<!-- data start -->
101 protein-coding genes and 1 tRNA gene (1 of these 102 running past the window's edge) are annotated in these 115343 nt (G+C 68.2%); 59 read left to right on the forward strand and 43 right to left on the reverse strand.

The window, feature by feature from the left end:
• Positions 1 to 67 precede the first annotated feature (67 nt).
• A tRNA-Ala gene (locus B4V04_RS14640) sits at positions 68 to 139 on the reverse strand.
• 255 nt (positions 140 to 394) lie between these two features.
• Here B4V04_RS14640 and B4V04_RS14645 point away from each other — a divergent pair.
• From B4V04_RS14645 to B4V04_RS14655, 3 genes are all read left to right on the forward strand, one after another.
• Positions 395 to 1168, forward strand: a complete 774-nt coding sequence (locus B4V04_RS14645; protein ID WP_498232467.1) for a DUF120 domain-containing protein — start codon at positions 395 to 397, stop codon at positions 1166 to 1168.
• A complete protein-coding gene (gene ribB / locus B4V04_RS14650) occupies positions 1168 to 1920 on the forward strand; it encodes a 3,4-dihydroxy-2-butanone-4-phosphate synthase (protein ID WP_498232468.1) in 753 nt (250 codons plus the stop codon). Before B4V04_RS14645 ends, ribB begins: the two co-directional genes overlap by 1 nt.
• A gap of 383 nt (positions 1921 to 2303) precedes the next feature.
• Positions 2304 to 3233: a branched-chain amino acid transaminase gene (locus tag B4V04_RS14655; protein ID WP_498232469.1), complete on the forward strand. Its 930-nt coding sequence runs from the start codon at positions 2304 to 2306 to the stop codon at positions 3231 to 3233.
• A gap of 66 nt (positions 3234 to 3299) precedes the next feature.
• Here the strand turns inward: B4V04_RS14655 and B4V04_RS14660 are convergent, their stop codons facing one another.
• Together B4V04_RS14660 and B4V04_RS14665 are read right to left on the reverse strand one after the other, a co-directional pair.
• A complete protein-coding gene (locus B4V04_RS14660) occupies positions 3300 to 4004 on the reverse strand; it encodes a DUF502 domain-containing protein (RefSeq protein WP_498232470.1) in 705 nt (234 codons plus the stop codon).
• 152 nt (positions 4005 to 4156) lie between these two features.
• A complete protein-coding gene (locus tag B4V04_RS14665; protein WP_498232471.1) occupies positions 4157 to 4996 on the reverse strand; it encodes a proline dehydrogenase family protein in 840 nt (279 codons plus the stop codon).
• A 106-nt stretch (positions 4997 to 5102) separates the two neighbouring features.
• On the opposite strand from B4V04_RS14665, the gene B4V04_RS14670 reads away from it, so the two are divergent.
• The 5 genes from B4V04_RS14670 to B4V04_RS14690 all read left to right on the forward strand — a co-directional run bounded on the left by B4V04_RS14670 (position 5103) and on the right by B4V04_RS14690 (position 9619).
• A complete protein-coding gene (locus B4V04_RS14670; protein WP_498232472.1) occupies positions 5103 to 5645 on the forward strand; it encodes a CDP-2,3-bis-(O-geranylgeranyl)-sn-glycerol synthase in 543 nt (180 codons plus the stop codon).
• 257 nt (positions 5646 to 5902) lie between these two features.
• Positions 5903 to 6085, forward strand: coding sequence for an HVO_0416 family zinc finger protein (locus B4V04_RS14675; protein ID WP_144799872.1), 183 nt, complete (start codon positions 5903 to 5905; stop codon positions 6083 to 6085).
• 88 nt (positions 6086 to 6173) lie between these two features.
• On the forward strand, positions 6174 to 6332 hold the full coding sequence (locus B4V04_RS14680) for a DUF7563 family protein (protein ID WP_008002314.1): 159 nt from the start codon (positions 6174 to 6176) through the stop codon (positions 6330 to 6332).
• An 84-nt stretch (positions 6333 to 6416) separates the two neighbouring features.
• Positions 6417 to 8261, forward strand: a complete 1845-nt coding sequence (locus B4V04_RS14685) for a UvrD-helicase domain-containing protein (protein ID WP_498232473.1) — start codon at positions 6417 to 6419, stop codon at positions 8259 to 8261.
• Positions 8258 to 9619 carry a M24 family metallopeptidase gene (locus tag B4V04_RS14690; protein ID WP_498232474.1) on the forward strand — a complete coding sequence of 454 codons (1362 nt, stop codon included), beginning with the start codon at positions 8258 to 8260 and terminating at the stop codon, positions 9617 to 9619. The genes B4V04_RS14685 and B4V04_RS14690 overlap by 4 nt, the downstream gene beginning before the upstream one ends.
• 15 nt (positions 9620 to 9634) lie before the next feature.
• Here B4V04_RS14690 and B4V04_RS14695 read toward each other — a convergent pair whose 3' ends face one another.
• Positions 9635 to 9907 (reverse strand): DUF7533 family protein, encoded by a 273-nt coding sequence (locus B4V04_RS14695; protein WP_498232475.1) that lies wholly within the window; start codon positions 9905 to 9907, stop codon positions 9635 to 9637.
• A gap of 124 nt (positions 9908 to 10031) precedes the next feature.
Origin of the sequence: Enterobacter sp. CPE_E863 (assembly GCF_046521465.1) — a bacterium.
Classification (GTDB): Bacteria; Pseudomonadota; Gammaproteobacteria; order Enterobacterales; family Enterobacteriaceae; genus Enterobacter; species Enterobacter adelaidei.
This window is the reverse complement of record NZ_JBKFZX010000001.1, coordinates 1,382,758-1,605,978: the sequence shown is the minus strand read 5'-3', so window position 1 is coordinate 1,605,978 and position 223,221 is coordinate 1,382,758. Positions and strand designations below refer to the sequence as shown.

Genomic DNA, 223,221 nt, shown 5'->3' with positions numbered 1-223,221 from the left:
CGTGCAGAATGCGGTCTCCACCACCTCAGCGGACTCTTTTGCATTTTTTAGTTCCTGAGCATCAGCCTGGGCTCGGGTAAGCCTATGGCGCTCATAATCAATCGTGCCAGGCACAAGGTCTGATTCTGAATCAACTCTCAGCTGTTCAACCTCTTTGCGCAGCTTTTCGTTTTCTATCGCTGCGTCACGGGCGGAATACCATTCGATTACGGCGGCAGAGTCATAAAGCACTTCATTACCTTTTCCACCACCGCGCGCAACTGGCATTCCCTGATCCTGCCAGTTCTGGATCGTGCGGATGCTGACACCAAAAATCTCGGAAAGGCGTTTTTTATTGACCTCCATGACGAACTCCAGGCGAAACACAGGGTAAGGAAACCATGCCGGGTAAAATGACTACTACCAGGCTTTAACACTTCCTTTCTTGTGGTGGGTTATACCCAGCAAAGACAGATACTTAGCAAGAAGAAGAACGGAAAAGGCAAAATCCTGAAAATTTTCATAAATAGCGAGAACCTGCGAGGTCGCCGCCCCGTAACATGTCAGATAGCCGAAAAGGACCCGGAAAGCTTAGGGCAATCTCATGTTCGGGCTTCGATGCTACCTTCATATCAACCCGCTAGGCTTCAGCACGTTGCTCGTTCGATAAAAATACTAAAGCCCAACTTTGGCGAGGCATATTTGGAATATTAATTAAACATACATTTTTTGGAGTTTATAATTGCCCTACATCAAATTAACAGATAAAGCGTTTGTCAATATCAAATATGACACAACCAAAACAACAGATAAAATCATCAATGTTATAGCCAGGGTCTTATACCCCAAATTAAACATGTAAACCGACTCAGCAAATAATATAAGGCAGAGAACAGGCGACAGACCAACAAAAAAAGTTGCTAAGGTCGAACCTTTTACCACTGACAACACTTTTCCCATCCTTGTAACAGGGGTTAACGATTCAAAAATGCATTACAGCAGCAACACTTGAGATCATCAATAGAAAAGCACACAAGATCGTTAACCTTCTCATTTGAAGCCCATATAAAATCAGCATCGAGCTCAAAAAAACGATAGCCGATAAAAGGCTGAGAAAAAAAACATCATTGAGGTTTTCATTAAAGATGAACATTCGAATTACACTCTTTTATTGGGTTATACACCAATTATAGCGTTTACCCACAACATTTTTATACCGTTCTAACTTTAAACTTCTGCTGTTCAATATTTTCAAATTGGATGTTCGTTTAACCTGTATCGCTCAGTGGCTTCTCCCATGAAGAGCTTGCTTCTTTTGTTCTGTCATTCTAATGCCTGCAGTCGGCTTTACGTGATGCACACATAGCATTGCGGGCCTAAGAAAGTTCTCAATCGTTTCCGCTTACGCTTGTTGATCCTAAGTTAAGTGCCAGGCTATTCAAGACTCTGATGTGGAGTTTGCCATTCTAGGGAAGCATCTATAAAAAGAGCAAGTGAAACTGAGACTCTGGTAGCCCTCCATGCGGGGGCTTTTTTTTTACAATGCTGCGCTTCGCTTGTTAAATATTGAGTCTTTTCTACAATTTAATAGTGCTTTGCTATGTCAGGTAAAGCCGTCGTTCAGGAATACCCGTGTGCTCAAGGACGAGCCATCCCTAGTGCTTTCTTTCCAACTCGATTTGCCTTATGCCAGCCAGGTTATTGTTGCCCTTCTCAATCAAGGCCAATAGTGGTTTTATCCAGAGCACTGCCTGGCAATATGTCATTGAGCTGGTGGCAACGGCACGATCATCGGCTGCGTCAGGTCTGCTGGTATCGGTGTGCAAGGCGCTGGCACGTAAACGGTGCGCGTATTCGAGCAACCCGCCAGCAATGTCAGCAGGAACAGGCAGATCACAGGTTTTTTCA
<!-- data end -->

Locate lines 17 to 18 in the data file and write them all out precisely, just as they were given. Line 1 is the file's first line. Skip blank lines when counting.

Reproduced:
• A complete protein-coding gene (locus tag B4V04_RS14665; protein WP_498232471.1) occupies positions 4157 to 4996 on the reverse strand; it encodes a proline dehydrogenase family protein in 840 nt (279 codons plus the stop codon).
• A 106-nt stretch (positions 4997 to 5102) separates the two neighbouring features.